I’m going to China in September, if all continues apace. I will study Mandarin and work with my friend to figure out how to bridge the Christian/Muslim divide in our minuscule corner of a tiny corner of the world. After a school year (semester?), I’ll see if it’s time do something else, and if that something else has made itself accessible.

It is not much of a plan. It is the first note, the first lick, in a longer improvisation that I cannot hear yet. All I can do is surround myself with good players, put my heart and soul into that lick, and pray that I don’t miss what the others around me are playing.

Then, when the time for improvisation is done, I will know the exact changes, exact notes for how the tune finishes. I will be able to look back and see how the improvisations brought the melody full circle. Then, if I’m fortunate, I’ll be able to look back and discern a coherent, plan-like journey.

Either way, I was playing jazz, and that’s what it’s about.

Tuesday, May 12, 2009


The Wanderer Returned

In the middle of the street, I wonder, Where
is the city? It's gone, has not come back.
Perhaps this one is the same––it has houses,
it has walls, but I can't find it.
It isn't a matter of people––Pedro or Juan––
nor of that woman, nor of that tree;
now that city has buried itself,
has tumbled somewhere underground,
and this is another time, not the same at all,
taking on the same lines of streets,
assuming the same house numbers.

Time then does exist, I realize it.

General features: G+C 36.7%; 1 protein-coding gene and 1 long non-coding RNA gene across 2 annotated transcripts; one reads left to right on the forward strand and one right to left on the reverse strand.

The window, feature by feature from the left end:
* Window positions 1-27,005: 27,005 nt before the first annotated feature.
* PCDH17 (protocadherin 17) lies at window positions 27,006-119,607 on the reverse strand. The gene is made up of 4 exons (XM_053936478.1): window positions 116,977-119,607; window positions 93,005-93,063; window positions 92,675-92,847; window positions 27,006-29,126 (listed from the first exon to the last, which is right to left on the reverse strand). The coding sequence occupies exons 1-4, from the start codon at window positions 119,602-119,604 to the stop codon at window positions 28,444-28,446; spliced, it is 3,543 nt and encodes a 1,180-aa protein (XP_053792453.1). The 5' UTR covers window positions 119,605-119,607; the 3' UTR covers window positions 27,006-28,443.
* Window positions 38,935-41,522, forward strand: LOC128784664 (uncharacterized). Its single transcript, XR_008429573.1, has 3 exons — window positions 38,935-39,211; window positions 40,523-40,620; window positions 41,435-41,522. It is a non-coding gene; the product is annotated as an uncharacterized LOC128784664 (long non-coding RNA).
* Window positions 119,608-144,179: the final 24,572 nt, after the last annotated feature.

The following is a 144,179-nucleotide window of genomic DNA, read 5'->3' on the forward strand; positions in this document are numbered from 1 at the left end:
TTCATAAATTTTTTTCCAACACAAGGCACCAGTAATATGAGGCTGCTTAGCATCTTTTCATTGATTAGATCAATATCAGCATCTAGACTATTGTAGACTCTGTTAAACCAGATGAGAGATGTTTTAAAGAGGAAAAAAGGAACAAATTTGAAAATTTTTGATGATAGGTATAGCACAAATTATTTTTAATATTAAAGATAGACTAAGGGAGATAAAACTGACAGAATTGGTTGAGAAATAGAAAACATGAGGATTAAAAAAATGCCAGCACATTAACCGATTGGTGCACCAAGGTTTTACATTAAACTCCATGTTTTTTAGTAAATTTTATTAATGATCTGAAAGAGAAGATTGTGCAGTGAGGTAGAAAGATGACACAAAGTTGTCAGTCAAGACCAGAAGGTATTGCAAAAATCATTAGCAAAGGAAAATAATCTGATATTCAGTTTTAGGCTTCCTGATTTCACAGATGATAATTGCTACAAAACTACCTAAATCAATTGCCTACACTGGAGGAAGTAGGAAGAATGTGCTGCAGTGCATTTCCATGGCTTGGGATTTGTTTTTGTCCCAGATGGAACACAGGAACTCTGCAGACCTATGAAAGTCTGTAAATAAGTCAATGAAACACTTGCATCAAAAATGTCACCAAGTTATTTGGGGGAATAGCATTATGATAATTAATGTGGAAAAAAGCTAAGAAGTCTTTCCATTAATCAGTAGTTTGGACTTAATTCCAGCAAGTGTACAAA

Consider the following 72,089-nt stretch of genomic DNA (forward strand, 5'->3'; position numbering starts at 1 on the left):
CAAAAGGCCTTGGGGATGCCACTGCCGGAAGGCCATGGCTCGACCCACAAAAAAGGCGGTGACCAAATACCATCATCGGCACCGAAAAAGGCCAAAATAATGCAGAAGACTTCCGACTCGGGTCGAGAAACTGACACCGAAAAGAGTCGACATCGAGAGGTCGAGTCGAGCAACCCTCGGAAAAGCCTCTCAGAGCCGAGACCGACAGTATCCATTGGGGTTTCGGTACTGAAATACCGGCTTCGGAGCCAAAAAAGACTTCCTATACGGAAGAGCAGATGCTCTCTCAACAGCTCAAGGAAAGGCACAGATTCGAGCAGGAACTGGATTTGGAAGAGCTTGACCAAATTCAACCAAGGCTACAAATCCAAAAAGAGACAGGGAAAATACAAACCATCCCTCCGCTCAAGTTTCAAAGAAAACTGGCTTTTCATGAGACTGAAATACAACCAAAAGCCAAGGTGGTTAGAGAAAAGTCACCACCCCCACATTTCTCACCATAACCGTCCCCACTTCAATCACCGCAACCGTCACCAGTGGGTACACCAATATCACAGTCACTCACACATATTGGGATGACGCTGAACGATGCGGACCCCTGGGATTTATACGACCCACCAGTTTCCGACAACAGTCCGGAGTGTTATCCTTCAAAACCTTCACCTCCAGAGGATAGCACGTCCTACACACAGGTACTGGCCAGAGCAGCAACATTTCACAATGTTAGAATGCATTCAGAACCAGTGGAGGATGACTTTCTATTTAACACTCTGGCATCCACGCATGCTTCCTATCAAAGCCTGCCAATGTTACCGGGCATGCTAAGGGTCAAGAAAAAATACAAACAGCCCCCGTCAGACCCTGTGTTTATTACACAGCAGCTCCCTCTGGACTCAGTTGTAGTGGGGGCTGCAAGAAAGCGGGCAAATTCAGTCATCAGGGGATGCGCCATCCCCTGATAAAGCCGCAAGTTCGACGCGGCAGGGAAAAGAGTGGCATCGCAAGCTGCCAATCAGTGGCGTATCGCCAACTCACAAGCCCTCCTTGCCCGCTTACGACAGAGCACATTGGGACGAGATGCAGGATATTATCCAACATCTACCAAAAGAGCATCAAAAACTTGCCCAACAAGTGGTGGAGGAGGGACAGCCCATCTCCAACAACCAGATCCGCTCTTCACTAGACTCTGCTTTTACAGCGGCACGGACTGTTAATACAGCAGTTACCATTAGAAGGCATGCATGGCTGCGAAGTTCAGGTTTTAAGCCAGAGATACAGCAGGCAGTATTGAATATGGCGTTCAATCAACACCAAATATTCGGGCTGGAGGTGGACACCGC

I know it exists, but I cannot understand
how that city which had warm blood,
which had sky enough for all,
and whose midmorning smile
spread like a basketful of plums,
those houses with a forest smell,
wood newly cut at dawn with the saw,
the city that always sang at the water's edge
of sawmills in the mountains,
all that was yours and mine
of the city and its clarity,
wrapped itself up in love, secretly,
and let itself fall into forgetfulness.

Now where it once was there are other lives,
a different way of being, another hardness.
All is well enough, but why does it not exist?
Why is its old aroma now asleep?
Why did all those bells fall still,
and why did the wooden tower say goodbye?

Perhaps the city fell away in me,
house by house, its warehouses eroded
by the slow damp, by passing time;
perhaps it was I who lost the blue of the pharmacy,
the stored-up wheat, the horseshoe
that hung in the harness store,
and those souls who were always searching
as though in a well of dark water.

Then what am I coming to, what have I come to?
That woman I loved once among the plums
in the stunning summer, clear, clear
as an ax blade catching the moon,
she with the eyes that bit
like acid into the metal of helplessness,
she went away, went away without leaving,
without changing house or country,
went of her own will, tumbling through time
backwards, and did not fall into mine
when she opened, possibly, those arms
which clasped my body, and she was calling me
perhaps at the distance of so many years,
while I, in another corner of the planet,
was drowning in the distance of my age.

I will ask leave of myself to enter,
to return to the missing city.
Inside myself I should find the absent ones,
that smell from the lumberyard;